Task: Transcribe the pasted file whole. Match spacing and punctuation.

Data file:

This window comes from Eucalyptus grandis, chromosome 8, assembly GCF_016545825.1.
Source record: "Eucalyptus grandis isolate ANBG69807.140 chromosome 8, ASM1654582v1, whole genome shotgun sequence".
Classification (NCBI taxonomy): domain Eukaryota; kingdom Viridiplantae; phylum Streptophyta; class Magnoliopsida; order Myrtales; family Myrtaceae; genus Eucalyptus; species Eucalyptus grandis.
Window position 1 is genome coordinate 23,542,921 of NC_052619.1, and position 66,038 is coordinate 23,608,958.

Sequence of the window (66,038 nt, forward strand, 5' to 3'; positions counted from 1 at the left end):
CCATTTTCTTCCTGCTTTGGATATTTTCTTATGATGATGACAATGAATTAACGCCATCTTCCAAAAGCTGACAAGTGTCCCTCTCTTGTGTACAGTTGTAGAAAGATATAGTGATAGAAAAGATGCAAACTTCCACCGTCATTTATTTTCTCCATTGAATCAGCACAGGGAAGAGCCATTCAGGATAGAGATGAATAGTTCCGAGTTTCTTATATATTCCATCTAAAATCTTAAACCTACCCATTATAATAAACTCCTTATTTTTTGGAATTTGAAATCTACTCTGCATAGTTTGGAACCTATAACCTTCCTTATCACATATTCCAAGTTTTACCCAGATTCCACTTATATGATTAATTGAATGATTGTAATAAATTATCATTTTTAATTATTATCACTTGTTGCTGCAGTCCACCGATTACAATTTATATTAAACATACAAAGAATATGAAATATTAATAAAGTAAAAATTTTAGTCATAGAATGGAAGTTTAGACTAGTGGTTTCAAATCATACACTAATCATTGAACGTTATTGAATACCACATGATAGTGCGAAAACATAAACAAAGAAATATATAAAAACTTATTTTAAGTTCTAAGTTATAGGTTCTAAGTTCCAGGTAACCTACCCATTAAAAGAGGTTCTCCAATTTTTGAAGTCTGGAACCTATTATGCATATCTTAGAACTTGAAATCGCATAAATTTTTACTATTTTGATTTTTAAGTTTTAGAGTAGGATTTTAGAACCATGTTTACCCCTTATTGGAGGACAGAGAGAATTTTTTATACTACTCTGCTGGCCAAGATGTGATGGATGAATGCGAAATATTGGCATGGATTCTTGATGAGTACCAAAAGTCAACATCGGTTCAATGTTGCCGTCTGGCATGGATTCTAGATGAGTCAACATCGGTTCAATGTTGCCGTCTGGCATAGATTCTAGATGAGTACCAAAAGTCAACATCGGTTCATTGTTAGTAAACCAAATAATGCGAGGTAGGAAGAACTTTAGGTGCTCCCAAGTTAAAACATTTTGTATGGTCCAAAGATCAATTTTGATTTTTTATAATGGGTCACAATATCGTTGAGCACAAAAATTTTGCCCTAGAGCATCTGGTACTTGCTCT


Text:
This window comes from Eucalyptus grandis, chromosome 8, assembly GCF_016545825.1.
Source record: "Eucalyptus grandis isolate ANBG69807.140 chromosome 8, ASM1654582v1, whole genome shotgun sequence".
Classification (NCBI taxonomy): domain Eukaryota; kingdom Viridiplantae; phylum Streptophyta; class Magnoliopsida; order Myrtales; family Myrtaceae; genus Eucalyptus; species Eucalyptus grandis.
Window position 1 is genome coordinate 23,542,921 of NC_052619.1, and position 66,038 is coordinate 23,608,958.

Sequence of the window (66,038 nt, forward strand, 5' to 3'; positions counted from 1 at the left end):
CCATTTTCTTCCTGCTTTGGATATTTTCTTATGATGATGACAATGAATTAACGCCATCTTCCAAAAGCTGACAAGTGTCCCTCTCTTGTGTACAGTTGTAGAAAGATATAGTGATAGAAAAGATGCAAACTTCCACCGTCATTTATTTTCTCCATTGAATCAGCACAGGGAAGAGCCATTCAGGATAGAGATGAATAGTTCCGAGTTTCTTATATATTCCATCTAAAATCTTAAACCTACCCATTATAATAAACTCCTTATTTTTTGGAATTTGAAATCTACTCTGCATAGTTTGGAACCTATAACCTTCCTTATCACATATTCCAAGTTTTACCCAGATTCCACTTATATGATTAATTGAATGATTGTAATAAATTATCATTTTTAATTATTATCACTTGTTGCTGCAGTCCACCGATTACAATTTATATTAAACATACAAAGAATATGAAATATTAATAAAGTAAAAATTTTAGTCATAGAATGGAAGTTTAGACTAGTGGTTTCAAATCATACACTAATCATTGAACGTTATTGAATACCACATGATAGTGCGAAAACATAAACAAAGAAATATATAAAAACTTATTTTAAGTTCTAAGTTATAGGTTCTAAGTTCCAGGTAACCTACCCATTAAAAGAGGTTCTCCAATTTTTGAAGTCTGGAACCTATTATGCATATCTTAGAACTTGAAATCGCATAAATTTTTACTATTTTGATTTTTAAGTTTTAGAGTAGGATTTTAGAACCATGTTTACCCCTTATTGGAGGACAGAGAGAATTTTTTATACTACTCTGCTGGCCAAGATGTGATGGATGAATGCGAAATATTGGCATGGATTCTTGATGAGTACCAAAAGTCAACATCGGTTCAATGTTGCCGTCTGGCATGGATTCTAGATGAGTCAACATCGGTTCAATGTTGCCGTCTGGCATAGATTCTAGATGAGTACCAAAAGTCAACATCGGTTCATTGTTAGTAAACCAAATAATGCGAGGTAGGAAGAACTTTAGGTGCTCCCAAGTTAAAACATTTTGTATGGTCCAAAGATCAATTTTGATTTTTTATAATGGGTCACAATATCGTTGAGCACAAAAATTTTGCCCTAGAGCATCTGGTACTTGCTCT